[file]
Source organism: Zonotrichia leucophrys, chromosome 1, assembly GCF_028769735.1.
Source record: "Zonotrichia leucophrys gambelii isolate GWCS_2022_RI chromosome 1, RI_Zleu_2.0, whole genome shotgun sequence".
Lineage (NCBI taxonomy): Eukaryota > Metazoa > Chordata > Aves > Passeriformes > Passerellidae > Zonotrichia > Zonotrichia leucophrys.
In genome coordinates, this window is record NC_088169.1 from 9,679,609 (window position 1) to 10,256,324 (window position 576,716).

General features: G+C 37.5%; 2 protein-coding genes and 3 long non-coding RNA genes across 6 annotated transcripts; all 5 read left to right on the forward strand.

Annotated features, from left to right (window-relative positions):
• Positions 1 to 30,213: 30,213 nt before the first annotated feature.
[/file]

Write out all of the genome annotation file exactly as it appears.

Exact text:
Source organism: Zonotrichia leucophrys, chromosome 1, assembly GCF_028769735.1.
Source record: "Zonotrichia leucophrys gambelii isolate GWCS_2022_RI chromosome 1, RI_Zleu_2.0, whole genome shotgun sequence".
Lineage (NCBI taxonomy): Eukaryota > Metazoa > Chordata > Aves > Passeriformes > Passerellidae > Zonotrichia > Zonotrichia leucophrys.
In genome coordinates, this window is record NC_088169.1 from 9,679,609 (window position 1) to 10,256,324 (window position 576,716).

General features: G+C 37.5%; 2 protein-coding genes and 3 long non-coding RNA genes across 6 annotated transcripts; all 5 read left to right on the forward strand.

Annotated features, from left to right (window-relative positions):
• Positions 1 to 30,213: 30,213 nt before the first annotated feature.